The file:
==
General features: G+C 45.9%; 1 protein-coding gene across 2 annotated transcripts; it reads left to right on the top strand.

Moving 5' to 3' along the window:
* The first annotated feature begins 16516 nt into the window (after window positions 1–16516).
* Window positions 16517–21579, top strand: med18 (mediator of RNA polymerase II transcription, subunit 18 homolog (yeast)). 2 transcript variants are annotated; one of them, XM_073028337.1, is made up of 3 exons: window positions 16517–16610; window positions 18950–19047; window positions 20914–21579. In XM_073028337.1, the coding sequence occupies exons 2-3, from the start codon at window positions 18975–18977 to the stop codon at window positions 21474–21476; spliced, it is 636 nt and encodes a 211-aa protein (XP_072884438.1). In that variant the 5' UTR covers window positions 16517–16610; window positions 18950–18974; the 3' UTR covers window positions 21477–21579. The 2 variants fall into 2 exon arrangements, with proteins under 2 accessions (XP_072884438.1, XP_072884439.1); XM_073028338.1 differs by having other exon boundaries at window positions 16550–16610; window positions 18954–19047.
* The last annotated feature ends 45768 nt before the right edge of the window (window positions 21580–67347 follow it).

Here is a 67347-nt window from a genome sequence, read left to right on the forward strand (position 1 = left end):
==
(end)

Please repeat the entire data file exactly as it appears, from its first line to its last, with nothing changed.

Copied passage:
General features: G+C 45.9%; 1 protein-coding gene across 2 annotated transcripts; it reads left to right on the top strand.

Moving 5' to 3' along the window:
* The first annotated feature begins 16516 nt into the window (after window positions 1–16516).
* Window positions 16517–21579, top strand: med18 (mediator of RNA polymerase II transcription, subunit 18 homolog (yeast)). 2 transcript variants are annotated; one of them, XM_073028337.1, is made up of 3 exons: window positions 16517–16610; window positions 18950–19047; window positions 20914–21579. In XM_073028337.1, the coding sequence occupies exons 2-3, from the start codon at window positions 18975–18977 to the stop codon at window positions 21474–21476; spliced, it is 636 nt and encodes a 211-aa protein (XP_072884438.1). In that variant the 5' UTR covers window positions 16517–16610; window positions 18950–18974; the 3' UTR covers window positions 21477–21579. The 2 variants fall into 2 exon arrangements, with proteins under 2 accessions (XP_072884438.1, XP_072884439.1); XM_073028338.1 differs by having other exon boundaries at window positions 16550–16610; window positions 18954–19047.
* The last annotated feature ends 45768 nt before the right edge of the window (window positions 21580–67347 follow it).

Here is a 67347-nt window from a genome sequence, read left to right on the forward strand (position 1 = left end):